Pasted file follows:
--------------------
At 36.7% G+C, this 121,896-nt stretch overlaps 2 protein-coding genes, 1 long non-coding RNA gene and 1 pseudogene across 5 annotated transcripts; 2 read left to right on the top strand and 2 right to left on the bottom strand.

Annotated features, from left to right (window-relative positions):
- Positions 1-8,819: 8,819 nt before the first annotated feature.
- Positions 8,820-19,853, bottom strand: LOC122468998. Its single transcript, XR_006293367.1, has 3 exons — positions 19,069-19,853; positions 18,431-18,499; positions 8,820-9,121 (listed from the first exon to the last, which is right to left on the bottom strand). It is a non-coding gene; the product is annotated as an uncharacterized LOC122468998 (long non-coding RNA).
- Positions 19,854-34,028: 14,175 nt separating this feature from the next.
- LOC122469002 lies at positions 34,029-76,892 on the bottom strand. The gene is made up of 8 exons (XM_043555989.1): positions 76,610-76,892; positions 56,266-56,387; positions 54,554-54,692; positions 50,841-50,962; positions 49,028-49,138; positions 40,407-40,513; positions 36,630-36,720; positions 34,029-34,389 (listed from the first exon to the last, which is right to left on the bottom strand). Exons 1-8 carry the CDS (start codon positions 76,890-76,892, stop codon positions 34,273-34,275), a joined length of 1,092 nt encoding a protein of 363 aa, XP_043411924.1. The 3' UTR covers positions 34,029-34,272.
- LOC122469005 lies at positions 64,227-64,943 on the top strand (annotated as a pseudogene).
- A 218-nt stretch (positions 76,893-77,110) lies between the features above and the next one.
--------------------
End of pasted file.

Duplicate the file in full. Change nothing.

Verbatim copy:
At 36.7% G+C, this 121,896-nt stretch overlaps 2 protein-coding genes, 1 long non-coding RNA gene and 1 pseudogene across 5 annotated transcripts; 2 read left to right on the top strand and 2 right to left on the bottom strand.

Annotated features, from left to right (window-relative positions):
- Positions 1-8,819: 8,819 nt before the first annotated feature.
- Positions 8,820-19,853, bottom strand: LOC122468998. Its single transcript, XR_006293367.1, has 3 exons — positions 19,069-19,853; positions 18,431-18,499; positions 8,820-9,121 (listed from the first exon to the last, which is right to left on the bottom strand). It is a non-coding gene; the product is annotated as an uncharacterized LOC122468998 (long non-coding RNA).
- Positions 19,854-34,028: 14,175 nt separating this feature from the next.
- LOC122469002 lies at positions 34,029-76,892 on the bottom strand. The gene is made up of 8 exons (XM_043555989.1): positions 76,610-76,892; positions 56,266-56,387; positions 54,554-54,692; positions 50,841-50,962; positions 49,028-49,138; positions 40,407-40,513; positions 36,630-36,720; positions 34,029-34,389 (listed from the first exon to the last, which is right to left on the bottom strand). Exons 1-8 carry the CDS (start codon positions 76,890-76,892, stop codon positions 34,273-34,275), a joined length of 1,092 nt encoding a protein of 363 aa, XP_043411924.1. The 3' UTR covers positions 34,029-34,272.
- LOC122469005 lies at positions 64,227-64,943 on the top strand (annotated as a pseudogene).
- A 218-nt stretch (positions 76,893-77,110) lies between the features above and the next one.